Efforts to Restore the River at San Antonio Missions National Historical Park Take a Big Step Forward
"A river runs through it" could describe San Antonio Missions National Historical Park, but the current version of the San Antonio River bears little resemblance to the winding waterway of years past. The first phase of a project to both restore the river to more natural conditions and create improved trails and public access has just been completed, and it's a big step forward.
The river was a key factor in the decision by the early Spanish settlers to locate in the area. The park website notes, "San Antonio Missions National Historical Park was established to preserve and interpret the chain of Spanish missions that were built along the San Antonio River in the 18th century."
"This river contains a vital natural resource element - water. The existence of water dictated where a mission was established. Water from the river was diverted into eighteenth century acequias (irrigation ditches, still in operation) to serve the mission communities."
That scene gradually changed as the city of San Antonio grew, but the landscape was altered drastically when much of the river was straightened and channelized as part of a flood control project in the 1960s. Remnants of the old river channel still remain, however, and for nearly two decades, work has been underway to restore parts of the river to more natural conditions.
In 1988 officials from Bexar County, the City of San Antonio and San Antonio River Authority (SARA) created the San Antonio River Oversight Committee. The outcome was The San Antonio River Improvements Project (SARIP), which seeks to balance improvements in flood control, amenities, ecosystem restoration and recreational opportunities along 13 miles of the river both north and south of downtown.
The project is divided into four segments, or "reaches," and the one most important to the park is known as the Mission Reach. This eight-mile section of the river encompasses the entirety of San Antonio Missions NHP between Mission Concepción to the north and Mission Espada to the south.
Slated for completion by August 2013, the project will link the park directly to San Antonio’s famed Riverwalk and previous restoration efforts north of downtown. When work is finished, San Antonio Missions NHP will be part of a 2200-acre urban park connecting city, county, state and federal parklands into one cohesive park connected by hike and bike trails and the San Antonio River.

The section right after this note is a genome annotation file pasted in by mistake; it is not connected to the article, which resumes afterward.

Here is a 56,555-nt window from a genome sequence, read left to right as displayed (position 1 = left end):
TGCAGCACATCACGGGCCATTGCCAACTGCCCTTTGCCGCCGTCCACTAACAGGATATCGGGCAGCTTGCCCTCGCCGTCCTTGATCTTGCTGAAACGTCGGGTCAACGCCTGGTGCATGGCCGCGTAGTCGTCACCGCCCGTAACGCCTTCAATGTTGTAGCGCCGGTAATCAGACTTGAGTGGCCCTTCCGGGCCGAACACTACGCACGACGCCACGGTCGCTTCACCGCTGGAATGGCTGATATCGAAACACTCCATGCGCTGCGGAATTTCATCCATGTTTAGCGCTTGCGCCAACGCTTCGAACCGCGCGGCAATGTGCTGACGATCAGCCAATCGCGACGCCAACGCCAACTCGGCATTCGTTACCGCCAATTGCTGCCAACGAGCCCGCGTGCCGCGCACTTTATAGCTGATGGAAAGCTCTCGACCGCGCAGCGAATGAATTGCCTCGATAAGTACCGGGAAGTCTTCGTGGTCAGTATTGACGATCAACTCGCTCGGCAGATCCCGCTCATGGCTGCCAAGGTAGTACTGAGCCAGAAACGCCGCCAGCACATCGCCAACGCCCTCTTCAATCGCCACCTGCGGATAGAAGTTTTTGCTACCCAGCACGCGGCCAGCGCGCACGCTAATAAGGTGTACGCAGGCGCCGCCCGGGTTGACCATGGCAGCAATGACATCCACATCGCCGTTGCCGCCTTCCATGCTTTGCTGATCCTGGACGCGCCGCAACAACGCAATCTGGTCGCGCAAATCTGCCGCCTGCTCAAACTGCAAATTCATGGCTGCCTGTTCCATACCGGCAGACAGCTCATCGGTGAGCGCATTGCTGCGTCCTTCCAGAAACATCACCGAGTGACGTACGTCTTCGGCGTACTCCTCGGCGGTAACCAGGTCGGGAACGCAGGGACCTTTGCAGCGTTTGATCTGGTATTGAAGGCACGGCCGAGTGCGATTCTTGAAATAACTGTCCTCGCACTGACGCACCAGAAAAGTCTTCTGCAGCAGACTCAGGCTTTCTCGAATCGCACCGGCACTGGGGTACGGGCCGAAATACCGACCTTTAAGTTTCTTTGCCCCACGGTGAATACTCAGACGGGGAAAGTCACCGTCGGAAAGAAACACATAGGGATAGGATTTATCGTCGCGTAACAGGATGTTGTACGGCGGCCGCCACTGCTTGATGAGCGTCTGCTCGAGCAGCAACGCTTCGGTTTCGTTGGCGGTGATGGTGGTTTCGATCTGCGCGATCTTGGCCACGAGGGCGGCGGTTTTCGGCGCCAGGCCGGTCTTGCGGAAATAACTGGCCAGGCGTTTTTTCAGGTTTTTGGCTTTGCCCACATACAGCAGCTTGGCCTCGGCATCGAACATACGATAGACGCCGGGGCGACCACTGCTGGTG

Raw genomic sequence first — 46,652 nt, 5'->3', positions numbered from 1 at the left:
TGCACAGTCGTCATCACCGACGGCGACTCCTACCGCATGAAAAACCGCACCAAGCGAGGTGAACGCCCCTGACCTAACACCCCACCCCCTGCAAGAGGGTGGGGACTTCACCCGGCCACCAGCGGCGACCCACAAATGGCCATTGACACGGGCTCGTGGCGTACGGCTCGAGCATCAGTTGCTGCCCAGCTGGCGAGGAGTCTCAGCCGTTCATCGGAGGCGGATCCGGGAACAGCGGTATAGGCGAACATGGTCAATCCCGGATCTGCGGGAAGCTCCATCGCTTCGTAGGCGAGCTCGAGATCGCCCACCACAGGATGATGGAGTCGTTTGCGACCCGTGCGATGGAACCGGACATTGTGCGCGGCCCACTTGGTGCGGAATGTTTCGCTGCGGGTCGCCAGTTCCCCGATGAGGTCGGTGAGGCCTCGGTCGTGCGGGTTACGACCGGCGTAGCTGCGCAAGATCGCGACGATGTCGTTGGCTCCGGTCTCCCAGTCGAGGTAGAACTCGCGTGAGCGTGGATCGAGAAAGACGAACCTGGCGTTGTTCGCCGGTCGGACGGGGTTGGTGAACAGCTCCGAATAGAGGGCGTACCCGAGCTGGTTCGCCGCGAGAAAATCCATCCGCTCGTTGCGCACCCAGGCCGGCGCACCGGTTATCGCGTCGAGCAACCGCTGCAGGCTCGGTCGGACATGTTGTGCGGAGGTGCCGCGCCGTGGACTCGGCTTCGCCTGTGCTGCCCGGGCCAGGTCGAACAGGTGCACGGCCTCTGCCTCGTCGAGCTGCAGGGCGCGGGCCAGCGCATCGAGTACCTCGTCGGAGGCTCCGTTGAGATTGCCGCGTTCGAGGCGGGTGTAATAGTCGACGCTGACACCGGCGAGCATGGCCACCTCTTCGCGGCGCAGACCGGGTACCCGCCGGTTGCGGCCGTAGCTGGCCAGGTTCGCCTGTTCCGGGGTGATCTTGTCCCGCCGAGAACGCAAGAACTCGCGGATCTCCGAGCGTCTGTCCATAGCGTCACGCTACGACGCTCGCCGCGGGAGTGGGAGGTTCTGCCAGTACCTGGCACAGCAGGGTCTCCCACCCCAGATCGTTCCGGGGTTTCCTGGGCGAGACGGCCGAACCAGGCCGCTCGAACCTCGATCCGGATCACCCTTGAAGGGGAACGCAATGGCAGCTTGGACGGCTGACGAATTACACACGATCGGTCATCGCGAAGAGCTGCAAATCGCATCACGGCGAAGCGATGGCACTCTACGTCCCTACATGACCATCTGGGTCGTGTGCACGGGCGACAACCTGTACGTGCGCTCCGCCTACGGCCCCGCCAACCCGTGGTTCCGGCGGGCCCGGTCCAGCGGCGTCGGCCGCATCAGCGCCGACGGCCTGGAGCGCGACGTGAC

Secretary of the Interior Ken Salazar was on hand on June 25 to help open the first two phases of the Mission Reach. In his remarks, Secretary Salazar announced he would be supporting San Antonio’s efforts to nominate the historic Spanish missions of San Antonio as a World Heritage Site.
“I'm ready to sign off today,” Salazar told a crowd of several hundred residents and local dignitaries at the grand opening as hundreds more walked, biked, and strolled the newly restored section of the San Antonio River. “San Antonio deserves this recognition because you have set an example for the nation and the world.”
“San Antonio National Historical Park preserves the four missions that not only represent the cultural roots of this great city, but also the single largest concentration of Spanish Colonial resources in the United States and perhaps in the Western Hemisphere,” Secretary Salazar said. “This exceptional site merits the same international designation already given to places like the Statue of Liberty, Independence Hall, and Yellowstone National Park.”
Secretary Salazar also took time to tour Mission San José, where he took part in grinding wheat in the Mission San José gristmill, the oldest mill in Texas. He then addressed a crowd of park supporters, park partners, local residents, and visitors for over an hour in the park’s newly renovated theater in the visitor center.
In addition to the four missions comprising San Antonio Missions National Historical Park, San Antonio’s other Spanish mission, Mission San Antonio de Valero—known popularly as the “Alamo”—is also part of the World Heritage nomination. There would be no change in control of the Alamo by the Daughters of the Republic of Texas as a result of the nomination.